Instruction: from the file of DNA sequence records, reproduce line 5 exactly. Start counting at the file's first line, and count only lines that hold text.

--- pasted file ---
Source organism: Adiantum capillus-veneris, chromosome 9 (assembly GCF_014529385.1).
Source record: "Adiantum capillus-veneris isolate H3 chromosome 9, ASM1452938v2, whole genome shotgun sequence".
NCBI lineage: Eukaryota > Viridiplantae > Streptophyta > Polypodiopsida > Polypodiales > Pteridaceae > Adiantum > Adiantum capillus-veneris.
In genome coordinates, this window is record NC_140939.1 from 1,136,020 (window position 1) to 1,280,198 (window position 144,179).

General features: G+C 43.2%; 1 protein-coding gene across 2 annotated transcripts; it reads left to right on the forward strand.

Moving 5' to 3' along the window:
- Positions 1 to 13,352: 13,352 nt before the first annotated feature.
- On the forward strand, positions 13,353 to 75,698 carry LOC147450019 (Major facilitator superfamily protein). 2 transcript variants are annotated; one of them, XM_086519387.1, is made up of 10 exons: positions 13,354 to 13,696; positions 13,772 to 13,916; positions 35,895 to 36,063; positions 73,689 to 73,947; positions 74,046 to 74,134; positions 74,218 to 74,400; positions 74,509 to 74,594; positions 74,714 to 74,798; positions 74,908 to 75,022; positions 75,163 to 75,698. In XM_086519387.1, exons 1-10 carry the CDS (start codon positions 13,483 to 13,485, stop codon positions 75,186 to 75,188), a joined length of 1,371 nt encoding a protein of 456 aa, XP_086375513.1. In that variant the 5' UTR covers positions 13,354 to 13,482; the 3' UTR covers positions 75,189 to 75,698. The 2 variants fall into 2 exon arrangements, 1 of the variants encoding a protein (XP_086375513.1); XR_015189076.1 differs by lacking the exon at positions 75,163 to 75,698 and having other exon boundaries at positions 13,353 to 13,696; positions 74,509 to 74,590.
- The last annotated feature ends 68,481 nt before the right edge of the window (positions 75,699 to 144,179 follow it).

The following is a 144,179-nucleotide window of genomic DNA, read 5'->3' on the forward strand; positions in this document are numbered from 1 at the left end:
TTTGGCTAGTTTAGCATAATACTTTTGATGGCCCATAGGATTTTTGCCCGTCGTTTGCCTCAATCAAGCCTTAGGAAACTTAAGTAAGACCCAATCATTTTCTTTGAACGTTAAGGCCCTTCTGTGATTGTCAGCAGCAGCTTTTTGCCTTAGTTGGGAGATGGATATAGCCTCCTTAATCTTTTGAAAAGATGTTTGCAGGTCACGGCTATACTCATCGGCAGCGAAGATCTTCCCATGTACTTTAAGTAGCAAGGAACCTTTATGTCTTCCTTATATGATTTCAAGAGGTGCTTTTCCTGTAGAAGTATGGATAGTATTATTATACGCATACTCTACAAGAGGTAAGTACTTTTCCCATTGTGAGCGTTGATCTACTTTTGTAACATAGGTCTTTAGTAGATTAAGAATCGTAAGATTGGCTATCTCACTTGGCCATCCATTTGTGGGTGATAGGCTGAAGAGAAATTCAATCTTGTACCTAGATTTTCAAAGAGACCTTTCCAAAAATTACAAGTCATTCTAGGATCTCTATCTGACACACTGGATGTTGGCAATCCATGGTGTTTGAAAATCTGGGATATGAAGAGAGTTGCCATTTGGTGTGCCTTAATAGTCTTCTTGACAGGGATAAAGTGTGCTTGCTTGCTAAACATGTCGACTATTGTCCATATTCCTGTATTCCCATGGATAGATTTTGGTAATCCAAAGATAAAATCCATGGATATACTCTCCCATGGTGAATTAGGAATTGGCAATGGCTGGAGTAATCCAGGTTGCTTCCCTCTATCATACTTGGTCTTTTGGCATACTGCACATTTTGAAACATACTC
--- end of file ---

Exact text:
General features: G+C 43.2%; 1 protein-coding gene across 2 annotated transcripts; it reads left to right on the forward strand.